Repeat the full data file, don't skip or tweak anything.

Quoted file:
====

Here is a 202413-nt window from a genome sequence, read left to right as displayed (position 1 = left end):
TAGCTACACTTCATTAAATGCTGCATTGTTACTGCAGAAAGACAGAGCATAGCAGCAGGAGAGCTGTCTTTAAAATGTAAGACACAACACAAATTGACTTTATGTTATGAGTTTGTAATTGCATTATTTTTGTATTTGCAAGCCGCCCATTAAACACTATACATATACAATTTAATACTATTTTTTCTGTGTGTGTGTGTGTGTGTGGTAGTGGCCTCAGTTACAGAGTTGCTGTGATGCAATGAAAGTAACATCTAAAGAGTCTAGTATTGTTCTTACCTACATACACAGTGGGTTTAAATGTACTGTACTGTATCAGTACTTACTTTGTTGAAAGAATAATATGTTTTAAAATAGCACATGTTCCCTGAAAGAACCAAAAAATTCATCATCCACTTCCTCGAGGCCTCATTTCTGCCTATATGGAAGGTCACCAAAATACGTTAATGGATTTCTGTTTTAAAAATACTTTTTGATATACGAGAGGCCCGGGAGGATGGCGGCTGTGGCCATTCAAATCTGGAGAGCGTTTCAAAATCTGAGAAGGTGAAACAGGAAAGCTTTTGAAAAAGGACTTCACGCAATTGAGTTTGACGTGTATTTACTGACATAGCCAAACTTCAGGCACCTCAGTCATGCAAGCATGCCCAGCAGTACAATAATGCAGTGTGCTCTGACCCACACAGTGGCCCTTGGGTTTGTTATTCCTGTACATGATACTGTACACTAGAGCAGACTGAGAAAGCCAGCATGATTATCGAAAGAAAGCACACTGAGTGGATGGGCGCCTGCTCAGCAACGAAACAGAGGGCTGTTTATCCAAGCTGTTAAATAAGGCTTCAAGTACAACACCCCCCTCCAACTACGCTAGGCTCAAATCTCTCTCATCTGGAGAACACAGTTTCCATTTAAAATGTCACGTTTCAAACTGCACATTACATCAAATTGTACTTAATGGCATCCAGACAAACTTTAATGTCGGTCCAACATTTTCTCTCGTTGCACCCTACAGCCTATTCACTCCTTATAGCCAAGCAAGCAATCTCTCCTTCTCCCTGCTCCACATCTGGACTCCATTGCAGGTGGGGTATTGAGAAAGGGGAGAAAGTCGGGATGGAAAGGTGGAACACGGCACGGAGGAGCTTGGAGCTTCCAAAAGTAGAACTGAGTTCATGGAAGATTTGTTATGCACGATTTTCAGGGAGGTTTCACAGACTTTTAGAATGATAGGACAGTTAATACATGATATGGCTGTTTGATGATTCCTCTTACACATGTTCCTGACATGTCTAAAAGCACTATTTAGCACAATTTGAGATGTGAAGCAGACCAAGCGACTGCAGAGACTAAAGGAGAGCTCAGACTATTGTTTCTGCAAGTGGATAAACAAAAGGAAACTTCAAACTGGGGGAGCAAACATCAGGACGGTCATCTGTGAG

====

Here is a 202413-nt window from a genome sequence, read left to right as displayed (position 1 = left end):
TAGCTACACTTCATTAAATGCTGCATTGTTACTGCAGAAAGACAGAGCATAGCAGCAGGAGAGCTGTCTTTAAAATGTAAGACACAACACAAATTGACTTTATGTTATGAGTTTGTAATTGCATTATTTTTGTATTTGCAAGCCGCCCATTAAACACTATACATATACAATTTAATACTATTTTTTCTGTGTGTGTGTGTGTGTGTGGTAGTGGCCTCAGTTACAGAGTTGCTGTGATGCAATGAAAGTAACATCTAAAGAGTCTAGTATTGTTCTTACCTACATACACAGTGGGTTTAAATGTACTGTACTGTATCAGTACTTACTTTGTTGAAAGAATAATATGTTTTAAAATAGCACATGTTCCCTGAAAGAACCAAAAAATTCATCATCCACTTCCTCGAGGCCTCATTTCTGCCTATATGGAAGGTCACCAAAATACGTTAATGGATTTCTGTTTTAAAAATACTTTTTGATATACGAGAGGCCCGGGAGGATGGCGGCTGTGGCCATTCAAATCTGGAGAGCGTTTCAAAATCTGAGAAGGTGAAACAGGAAAGCTTTTGAAAAAGGACTTCACGCAATTGAGTTTGACGTGTATTTACTGACATAGCCAAACTTCAGGCACCTCAGTCATGCAAGCATGCCCAGCAGTACAATAATGCAGTGTGCTCTGACCCACACAGTGGCCCTTGGGTTTGTTATTCCTGTACATGATACTGTACACTAGAGCAGACTGAGAAAGCCAGCATGATTATCGAAAGAAAGCACACTGAGTGGATGGGCGCCTGCTCAGCAACGAAACAGAGGGCTGTTTATCCAAGCTGTTAAATAAGGCTTCAAGTACAACACCCCCCTCCAACTACGCTAGGCTCAAATCTCTCTCATCTGGAGAACACAGTTTCCATTTAAAATGTCACGTTTCAAACTGCACATTACATCAAATTGTACTTAATGGCATCCAGACAAACTTTAATGTCGGTCCAACATTTTCTCTCGTTGCACCCTACAGCCTATTCACTCCTTATAGCCAAGCAAGCAATCTCTCCTTCTCCCTGCTCCACATCTGGACTCCATTGCAGGTGGGGTATTGAGAAAGGGGAGAAAGTCGGGATGGAAAGGTGGAACACGGCACGGAGGAGCTTGGAGCTTCCAAAAGTAGAACTGAGTTCATGGAAGATTTGTTATGCACGATTTTCAGGGAGGTTTCACAGACTTTTAGAATGATAGGACAGTTAATACATGATATGGCTGTTTGATGATTCCTCTTACACATGTTCCTGACATGTCTAAAAGCACTATTTAGCACAATTTGAGATGTGAAGCAGACCAAGCGACTGCAGAGACTAAAGGAGAGCTCAGACTATTGTTTCTGCAAGTGGATAAACAAAAGGAAACTTCAAACTGGGGGAGCAAACATCAGGACGGTCATCTGTGAG